Jawaharlal Nehru, the first prime minister of independent India, was so enthused by hydroelectric dams that he called them the ‘new temples of India’. In Unruly Waters, Sunil Amrith tells the initially inspiring but ultimately melancholy tale of how the inhabitants and colonists of Asia, and of India in particular, moved from being in awe of nature and the beneficent but often destructive power of the monsoon, to gaining an understanding of the water cycle that nourishes the planet, to eventually developing a hubristic belief that they could utterly control natural resources to their own advantage.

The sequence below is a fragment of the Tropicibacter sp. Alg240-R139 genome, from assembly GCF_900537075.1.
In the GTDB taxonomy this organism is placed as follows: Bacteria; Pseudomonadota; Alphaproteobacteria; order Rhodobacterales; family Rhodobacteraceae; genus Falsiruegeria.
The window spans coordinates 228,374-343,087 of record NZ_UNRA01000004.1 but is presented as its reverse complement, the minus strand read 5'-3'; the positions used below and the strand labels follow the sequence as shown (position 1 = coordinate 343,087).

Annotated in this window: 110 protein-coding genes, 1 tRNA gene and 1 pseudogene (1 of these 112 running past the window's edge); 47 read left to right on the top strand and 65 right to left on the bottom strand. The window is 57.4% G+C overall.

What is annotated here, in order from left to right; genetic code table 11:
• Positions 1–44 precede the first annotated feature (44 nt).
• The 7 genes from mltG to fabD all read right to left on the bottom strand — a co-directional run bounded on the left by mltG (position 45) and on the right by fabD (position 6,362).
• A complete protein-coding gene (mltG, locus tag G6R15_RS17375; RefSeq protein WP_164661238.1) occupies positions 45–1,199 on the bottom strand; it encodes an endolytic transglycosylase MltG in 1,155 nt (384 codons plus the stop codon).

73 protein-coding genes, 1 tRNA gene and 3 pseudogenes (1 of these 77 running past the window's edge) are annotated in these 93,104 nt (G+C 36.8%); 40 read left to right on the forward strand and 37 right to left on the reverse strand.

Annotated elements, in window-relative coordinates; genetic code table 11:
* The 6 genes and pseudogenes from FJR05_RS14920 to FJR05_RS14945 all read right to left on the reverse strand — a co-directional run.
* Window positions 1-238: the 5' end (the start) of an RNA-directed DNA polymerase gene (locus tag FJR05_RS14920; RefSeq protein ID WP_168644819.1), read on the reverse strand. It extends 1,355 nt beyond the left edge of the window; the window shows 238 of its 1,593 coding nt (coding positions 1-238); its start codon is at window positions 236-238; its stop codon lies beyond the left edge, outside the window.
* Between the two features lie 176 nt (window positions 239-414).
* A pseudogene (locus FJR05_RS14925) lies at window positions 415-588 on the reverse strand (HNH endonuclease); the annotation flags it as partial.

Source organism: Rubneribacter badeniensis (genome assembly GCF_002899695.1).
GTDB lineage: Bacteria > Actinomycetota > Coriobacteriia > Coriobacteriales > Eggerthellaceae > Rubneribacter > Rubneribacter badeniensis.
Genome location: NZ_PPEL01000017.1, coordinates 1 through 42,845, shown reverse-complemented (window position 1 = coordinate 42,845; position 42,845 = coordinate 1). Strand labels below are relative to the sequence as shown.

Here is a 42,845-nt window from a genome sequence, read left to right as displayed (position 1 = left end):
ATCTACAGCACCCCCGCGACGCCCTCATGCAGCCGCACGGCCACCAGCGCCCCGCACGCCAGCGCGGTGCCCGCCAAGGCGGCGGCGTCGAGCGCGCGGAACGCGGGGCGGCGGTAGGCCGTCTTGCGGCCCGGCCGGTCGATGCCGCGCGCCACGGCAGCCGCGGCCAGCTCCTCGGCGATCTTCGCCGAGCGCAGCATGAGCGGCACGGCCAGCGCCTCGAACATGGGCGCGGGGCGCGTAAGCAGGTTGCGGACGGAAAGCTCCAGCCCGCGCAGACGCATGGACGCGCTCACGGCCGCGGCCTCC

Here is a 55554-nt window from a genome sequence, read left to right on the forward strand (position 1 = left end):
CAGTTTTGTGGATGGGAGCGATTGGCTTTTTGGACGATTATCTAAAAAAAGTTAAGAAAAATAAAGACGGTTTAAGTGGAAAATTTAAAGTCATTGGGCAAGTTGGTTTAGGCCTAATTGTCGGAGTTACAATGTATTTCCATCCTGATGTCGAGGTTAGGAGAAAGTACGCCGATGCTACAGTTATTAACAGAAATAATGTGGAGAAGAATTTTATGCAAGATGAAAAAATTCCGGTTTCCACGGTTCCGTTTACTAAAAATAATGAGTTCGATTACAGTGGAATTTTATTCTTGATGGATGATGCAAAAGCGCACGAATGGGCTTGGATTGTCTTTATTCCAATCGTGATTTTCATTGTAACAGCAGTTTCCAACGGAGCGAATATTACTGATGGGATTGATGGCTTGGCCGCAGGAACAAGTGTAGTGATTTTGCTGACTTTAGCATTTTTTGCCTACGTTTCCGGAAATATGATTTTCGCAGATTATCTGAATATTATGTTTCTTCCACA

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'Only in Britain, perhaps, could spy chiefs – conventionally viewed as masters of subterfuge – be so highly regarded as ethical guides.'
In this month's Bookends, @AdamCSDouglas looks at the curious life of Henry Labouchere: a friend of Bram Stoker, 'loose cannon', and architect of the law that outlawed homosexual activity in Britain.
'We have all twenty-nine of her Barsetshire novels, and whenever a certain longing reaches critical mass we read all twenty-nine again, straight through.'
Patricia T O'Conner on her love for Angela Thirkell. (£)